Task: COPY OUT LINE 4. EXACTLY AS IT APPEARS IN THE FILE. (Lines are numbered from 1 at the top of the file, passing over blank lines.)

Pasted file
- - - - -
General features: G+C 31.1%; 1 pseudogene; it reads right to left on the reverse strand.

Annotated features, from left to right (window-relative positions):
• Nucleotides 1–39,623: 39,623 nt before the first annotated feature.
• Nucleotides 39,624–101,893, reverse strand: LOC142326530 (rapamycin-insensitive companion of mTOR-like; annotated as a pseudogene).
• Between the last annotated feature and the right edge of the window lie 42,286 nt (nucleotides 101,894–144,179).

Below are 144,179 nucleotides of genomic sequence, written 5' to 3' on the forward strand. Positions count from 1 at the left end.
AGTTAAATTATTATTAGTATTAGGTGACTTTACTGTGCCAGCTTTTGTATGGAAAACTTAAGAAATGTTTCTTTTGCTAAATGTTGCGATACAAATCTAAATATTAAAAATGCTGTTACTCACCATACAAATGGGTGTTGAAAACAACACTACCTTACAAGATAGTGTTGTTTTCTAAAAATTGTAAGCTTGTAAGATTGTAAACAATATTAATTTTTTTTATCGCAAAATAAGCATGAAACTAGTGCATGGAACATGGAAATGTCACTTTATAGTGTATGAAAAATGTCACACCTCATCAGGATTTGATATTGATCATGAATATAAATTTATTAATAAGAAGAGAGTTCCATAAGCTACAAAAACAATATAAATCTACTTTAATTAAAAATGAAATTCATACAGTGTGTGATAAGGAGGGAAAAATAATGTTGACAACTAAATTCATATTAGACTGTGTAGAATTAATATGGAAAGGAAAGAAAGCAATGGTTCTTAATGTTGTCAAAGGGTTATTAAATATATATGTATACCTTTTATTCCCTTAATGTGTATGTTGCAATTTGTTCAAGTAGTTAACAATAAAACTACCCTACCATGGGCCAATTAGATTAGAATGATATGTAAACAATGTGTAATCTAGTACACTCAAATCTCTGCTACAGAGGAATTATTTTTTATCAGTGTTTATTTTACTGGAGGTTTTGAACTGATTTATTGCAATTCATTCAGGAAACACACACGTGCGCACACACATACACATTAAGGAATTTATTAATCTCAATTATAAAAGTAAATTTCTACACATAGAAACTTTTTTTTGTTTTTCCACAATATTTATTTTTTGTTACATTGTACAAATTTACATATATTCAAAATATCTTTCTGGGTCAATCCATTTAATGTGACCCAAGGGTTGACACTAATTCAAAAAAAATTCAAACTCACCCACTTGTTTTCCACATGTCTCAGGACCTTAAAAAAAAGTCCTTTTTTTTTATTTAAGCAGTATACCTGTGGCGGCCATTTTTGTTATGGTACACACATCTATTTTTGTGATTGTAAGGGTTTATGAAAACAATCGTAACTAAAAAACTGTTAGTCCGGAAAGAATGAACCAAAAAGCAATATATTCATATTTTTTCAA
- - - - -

• Nucleotides 39,624–101,893, reverse strand: LOC142326530 (rapamycin-insensitive companion of mTOR-like; annotated as a pseudogene).